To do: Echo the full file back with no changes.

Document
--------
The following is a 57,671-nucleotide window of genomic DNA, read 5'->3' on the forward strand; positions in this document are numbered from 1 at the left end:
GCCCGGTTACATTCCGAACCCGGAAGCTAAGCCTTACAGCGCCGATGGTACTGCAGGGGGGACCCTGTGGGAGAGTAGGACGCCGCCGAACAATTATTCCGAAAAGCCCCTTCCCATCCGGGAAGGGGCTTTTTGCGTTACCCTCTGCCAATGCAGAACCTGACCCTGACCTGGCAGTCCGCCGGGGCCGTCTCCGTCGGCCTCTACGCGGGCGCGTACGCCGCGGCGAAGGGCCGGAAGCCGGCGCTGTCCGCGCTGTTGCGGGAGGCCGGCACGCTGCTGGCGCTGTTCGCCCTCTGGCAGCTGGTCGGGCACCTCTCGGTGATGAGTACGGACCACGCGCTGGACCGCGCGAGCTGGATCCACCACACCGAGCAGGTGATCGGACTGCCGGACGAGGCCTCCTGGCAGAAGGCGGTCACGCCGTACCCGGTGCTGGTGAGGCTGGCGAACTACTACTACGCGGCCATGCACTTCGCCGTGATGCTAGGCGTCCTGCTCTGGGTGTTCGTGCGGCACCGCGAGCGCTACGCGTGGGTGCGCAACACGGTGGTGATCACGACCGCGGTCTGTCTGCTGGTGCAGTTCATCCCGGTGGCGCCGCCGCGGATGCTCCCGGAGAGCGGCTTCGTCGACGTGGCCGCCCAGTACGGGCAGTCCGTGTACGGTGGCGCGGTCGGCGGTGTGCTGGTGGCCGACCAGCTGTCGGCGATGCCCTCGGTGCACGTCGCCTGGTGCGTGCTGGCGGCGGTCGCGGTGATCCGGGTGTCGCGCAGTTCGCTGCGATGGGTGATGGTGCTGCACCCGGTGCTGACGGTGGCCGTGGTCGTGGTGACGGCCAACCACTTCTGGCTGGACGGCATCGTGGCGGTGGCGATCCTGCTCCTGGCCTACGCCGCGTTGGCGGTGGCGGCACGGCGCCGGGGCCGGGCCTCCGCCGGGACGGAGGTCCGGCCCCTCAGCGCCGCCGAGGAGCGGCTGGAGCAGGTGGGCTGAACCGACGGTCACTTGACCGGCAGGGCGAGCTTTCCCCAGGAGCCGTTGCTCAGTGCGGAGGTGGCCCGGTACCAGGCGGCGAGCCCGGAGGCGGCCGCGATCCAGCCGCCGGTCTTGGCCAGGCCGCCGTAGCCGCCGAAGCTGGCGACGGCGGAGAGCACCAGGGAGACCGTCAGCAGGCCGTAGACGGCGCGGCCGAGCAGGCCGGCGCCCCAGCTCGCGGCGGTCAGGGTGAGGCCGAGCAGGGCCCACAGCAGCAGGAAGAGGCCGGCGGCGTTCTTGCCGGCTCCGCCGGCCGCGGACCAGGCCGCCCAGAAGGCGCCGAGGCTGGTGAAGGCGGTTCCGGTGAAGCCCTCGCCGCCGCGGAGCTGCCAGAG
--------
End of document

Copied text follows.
The following is a 57,671-nucleotide window of genomic DNA, read 5'->3' on the forward strand; positions in this document are numbered from 1 at the left end:
GCCCGGTTACATTCCGAACCCGGAAGCTAAGCCTTACAGCGCCGATGGTACTGCAGGGGGGACCCTGTGGGAGAGTAGGACGCCGCCGAACAATTATTCCGAAAAGCCCCTTCCCATCCGGGAAGGGGCTTTTTGCGTTACCCTCTGCCAATGCAGAACCTGACCCTGACCTGGCAGTCCGCCGGGGCCGTCTCCGTCGGCCTCTACGCGGGCGCGTACGCCGCGGCGAAGGGCCGGAAGCCGGCGCTGTCCGCGCTGTTGCGGGAGGCCGGCACGCTGCTGGCGCTGTTCGCCCTCTGGCAGCTGGTCGGGCACCTCTCGGTGATGAGTACGGACCACGCGCTGGACCGCGCGAGCTGGATCCACCACACCGAGCAGGTGATCGGACTGCCGGACGAGGCCTCCTGGCAGAAGGCGGTCACGCCGTACCCGGTGCTGGTGAGGCTGGCGAACTACTACTACGCGGCCATGCACTTCGCCGTGATGCTAGGCGTCCTGCTCTGGGTGTTCGTGCGGCACCGCGAGCGCTACGCGTGGGTGCGCAACACGGTGGTGATCACGACCGCGGTCTGTCTGCTGGTGCAGTTCATCCCGGTGGCGCCGCCGCGGATGCTCCCGGAGAGCGGCTTCGTCGACGTGGCCGCCCAGTACGGGCAGTCCGTGTACGGTGGCGCGGTCGGCGGTGTGCTGGTGGCCGACCAGCTGTCGGCGATGCCCTCGGTGCACGTCGCCTGGTGCGTGCTGGCGGCGGTCGCGGTGATCCGGGTGTCGCGCAGTTCGCTGCGATGGGTGATGGTGCTGCACCCGGTGCTGACGGTGGCCGTGGTCGTGGTGACGGCCAACCACTTCTGGCTGGACGGCATCGTGGCGGTGGCGATCCTGCTCCTGGCCTACGCCGCGTTGGCGGTGGCGGCACGGCGCCGGGGCCGGGCCTCCGCCGGGACGGAGGTCCGGCCCCTCAGCGCCGCCGAGGAGCGGCTGGAGCAGGTGGGCTGAACCGACGGTCACTTGACCGGCAGGGCGAGCTTTCCCCAGGAGCCGTTGCTCAGTGCGGAGGTGGCCCGGTACCAGGCGGCGAGCCCGGAGGCGGCCGCGATCCAGCCGCCGGTCTTGGCCAGGCCGCCGTAGCCGCCGAAGCTGGCGACGGCGGAGAGCACCAGGGAGACCGTCAGCAGGCCGTAGACGGCGCGGCCGAGCAGGCCGGCGCCCCAGCTCGCGGCGGTCAGGGTGAGGCCGAGCAGGGCCCACAGCAGCAGGAAGAGGCCGGCGGCGTTCTTGCCGGCTCCGCCGGCCGCGGACCAGGCCGCCCAGAAGGCGCCGAGGCTGGTGAAGGCGGTTCCGGTGAAGCCCTCGCCGCCGCGGAGCTGCCAGAG